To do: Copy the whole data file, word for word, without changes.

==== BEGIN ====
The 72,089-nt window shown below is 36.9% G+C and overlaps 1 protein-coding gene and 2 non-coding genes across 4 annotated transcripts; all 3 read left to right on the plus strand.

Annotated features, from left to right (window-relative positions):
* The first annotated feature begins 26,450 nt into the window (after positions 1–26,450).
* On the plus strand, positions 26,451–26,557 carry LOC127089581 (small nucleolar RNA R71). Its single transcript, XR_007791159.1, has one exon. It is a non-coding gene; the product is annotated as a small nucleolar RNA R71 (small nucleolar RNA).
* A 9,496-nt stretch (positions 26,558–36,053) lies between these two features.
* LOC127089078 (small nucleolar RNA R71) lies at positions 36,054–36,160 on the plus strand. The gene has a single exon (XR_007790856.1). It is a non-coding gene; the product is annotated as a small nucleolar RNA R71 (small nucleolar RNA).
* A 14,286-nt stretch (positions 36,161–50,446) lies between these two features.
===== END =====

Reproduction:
The 72,089-nt window shown below is 36.9% G+C and overlaps 1 protein-coding gene and 2 non-coding genes across 4 annotated transcripts; all 3 read left to right on the plus strand.

Annotated features, from left to right (window-relative positions):
* The first annotated feature begins 26,450 nt into the window (after positions 1–26,450).
* On the plus strand, positions 26,451–26,557 carry LOC127089581 (small nucleolar RNA R71). Its single transcript, XR_007791159.1, has one exon. It is a non-coding gene; the product is annotated as a small nucleolar RNA R71 (small nucleolar RNA).
* A 9,496-nt stretch (positions 26,558–36,053) lies between these two features.
* LOC127089078 (small nucleolar RNA R71) lies at positions 36,054–36,160 on the plus strand. The gene has a single exon (XR_007790856.1). It is a non-coding gene; the product is annotated as a small nucleolar RNA R71 (small nucleolar RNA).
* A 14,286-nt stretch (positions 36,161–50,446) lies between these two features.